Flash back for a second to about this time last year. The NBA season was days from starting and there was palpable excitement fueled by uncertainty. The league had title favorites, but there was no superteam on the chessboard. A refreshing scent of parity was in the air, and there was one clear theme: This would be a season of duos, not Big Threes like in years past.
As the season progressed, another theme became clear: The Lakers possessed, without a doubt, the best duo in the league. Both LeBron James and Anthony Davis put together MVP-caliber seasons; both ended up on the All-NBA first team. No other franchise can say the same, and only the Rockets had two players in any of the three All-NBA teams.
But the doubt with the Lakers was never really about the chemistry of their two stars—it always lay with whoever else needed to share the court with them. On paper, the rest of the roster looked paltry, misshapen, and certainly not befitting of a title team. Was Kyle Kuzma going to take the leap? Could Danny Green reprise his role on the title-winning Raptors? Would the Lakers make a midseason trade to get that third star for the stretch run?
Ultimately, the answers to those questions haven’t seemed to matter thanks to the sheer potency of the LeBron-AD wrecking ball. Then again, the Lakers’ supporting cast has not torpedoed the team’s chances, either. In fact, it’s bolstered them.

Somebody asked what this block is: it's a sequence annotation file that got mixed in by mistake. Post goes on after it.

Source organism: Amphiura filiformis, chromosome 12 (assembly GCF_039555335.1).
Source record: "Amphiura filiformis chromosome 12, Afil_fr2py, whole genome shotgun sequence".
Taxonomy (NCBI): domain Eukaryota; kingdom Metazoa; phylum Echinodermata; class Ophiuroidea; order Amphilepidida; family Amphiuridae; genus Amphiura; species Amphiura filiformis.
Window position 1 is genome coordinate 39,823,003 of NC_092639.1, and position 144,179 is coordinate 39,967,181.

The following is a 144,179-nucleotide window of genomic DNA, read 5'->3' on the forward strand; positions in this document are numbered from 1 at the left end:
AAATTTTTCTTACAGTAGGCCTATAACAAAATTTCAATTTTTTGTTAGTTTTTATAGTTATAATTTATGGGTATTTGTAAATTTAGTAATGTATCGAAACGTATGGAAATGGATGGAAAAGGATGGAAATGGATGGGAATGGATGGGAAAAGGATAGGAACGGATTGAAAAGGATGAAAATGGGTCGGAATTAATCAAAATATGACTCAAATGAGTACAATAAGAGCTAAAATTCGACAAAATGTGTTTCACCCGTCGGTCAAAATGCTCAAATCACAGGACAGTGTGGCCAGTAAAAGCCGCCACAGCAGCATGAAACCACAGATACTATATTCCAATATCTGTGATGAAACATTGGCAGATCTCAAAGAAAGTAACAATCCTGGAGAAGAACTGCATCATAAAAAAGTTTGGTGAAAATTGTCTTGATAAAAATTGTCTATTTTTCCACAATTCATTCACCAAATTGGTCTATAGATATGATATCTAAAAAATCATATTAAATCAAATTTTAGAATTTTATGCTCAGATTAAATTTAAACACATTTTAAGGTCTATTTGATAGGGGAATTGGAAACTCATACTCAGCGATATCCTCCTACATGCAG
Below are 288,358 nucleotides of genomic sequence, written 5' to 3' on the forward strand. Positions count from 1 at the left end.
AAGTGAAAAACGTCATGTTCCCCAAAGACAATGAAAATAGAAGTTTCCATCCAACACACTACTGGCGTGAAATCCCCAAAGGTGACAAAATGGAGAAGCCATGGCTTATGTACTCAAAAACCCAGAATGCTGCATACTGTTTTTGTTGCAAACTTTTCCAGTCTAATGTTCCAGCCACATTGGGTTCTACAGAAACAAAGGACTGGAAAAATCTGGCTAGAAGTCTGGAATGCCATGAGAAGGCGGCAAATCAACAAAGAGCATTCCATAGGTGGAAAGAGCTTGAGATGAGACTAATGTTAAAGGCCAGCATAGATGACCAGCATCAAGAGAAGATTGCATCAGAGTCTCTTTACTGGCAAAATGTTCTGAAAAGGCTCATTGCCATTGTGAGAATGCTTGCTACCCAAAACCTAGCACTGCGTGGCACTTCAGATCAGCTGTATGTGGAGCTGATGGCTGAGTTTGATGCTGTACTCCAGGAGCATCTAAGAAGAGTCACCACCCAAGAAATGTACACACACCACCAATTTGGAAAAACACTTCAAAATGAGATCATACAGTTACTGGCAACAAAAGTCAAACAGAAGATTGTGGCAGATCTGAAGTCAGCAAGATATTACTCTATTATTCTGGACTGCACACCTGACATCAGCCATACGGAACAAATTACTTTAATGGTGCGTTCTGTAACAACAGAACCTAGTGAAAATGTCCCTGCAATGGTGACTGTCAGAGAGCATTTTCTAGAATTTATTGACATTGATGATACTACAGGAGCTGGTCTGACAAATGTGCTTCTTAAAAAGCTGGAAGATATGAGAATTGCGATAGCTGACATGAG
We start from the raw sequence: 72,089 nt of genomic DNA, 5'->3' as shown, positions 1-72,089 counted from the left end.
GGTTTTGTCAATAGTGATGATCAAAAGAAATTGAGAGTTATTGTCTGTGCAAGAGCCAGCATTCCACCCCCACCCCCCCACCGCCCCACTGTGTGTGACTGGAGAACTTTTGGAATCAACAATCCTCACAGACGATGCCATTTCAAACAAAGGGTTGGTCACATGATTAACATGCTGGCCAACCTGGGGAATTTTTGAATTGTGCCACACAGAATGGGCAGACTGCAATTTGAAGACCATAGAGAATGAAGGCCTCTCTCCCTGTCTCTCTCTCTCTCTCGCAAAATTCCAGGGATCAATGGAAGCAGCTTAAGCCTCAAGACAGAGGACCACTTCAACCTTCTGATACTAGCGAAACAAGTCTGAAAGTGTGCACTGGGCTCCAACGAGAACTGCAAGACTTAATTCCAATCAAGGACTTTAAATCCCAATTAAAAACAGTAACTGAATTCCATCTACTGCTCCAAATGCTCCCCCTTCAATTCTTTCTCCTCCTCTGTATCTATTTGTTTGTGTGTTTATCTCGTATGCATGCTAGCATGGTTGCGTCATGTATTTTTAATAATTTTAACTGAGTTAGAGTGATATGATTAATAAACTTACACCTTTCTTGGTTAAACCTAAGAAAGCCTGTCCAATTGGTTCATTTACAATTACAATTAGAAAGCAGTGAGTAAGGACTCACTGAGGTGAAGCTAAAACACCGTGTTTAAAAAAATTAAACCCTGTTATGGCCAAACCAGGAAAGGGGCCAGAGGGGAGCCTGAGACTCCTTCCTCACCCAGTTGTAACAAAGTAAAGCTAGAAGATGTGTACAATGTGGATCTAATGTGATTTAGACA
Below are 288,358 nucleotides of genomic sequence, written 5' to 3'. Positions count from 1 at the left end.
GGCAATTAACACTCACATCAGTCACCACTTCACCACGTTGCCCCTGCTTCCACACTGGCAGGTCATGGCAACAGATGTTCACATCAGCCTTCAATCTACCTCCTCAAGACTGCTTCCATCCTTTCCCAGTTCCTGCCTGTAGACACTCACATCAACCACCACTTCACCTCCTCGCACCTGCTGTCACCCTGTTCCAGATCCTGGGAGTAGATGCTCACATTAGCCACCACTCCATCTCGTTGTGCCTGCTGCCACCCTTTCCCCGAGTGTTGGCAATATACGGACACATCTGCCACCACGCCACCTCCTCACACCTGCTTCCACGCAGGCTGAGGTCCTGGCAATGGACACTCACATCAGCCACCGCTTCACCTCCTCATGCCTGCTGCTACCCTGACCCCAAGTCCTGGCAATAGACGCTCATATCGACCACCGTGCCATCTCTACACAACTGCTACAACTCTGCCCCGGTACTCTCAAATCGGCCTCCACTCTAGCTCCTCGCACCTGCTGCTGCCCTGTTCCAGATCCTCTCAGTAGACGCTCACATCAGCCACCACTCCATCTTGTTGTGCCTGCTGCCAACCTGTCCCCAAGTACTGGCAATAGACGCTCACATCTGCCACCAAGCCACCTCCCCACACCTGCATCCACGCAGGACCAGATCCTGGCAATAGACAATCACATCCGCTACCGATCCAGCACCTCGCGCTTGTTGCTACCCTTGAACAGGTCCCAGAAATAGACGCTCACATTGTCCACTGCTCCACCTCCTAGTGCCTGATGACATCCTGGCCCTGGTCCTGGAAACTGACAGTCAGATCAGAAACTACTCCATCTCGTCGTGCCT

So, who has been the Lakers’ third-best player in the playoffs? The answer is more complicated than just a one-name response, but that fact in and of itself has worked to the Lakers’ advantage. While everyone scanned their roster and the market for a third option, they went ahead and plowed through the playoffs on the strength of LeBron, Davis, and whichever other Laker stepped up on a given night. Every game is like an episode of Chopped: The ingredients aren’t always known prior to tip-off, but the Lakers have nonetheless made the recipe work. Now they are on the doorstep of a title.
If you want to judge the Lakers’ various third options by points, then the answer is Kentavious Caldwell-Pope. Pope has been the third-leading scorer or better nine times in the Lakers’ 18 playoff games—twice as often as the next Laker on the list, Kyle Kuzma. And in Game 1 of the Western Conference finals against the Nuggets, KCP scored 18 points, which was more than LeBron.
KCP’s stats in the regular season closely mirror his postseason production: around 10 points a game, 38.5 percent from 3, and between 41 and 46 percent from the field. His shot distribution, though, has changed. He’s taking nearly 20 percent fewer 2-point shots, which has led to the brunt of his attempts coming from beyond the arc (64.6 percent of them in the playoffs as opposed to 47 percent in the regular season). His percentage from deep has remained the same, but the volume has made all the difference.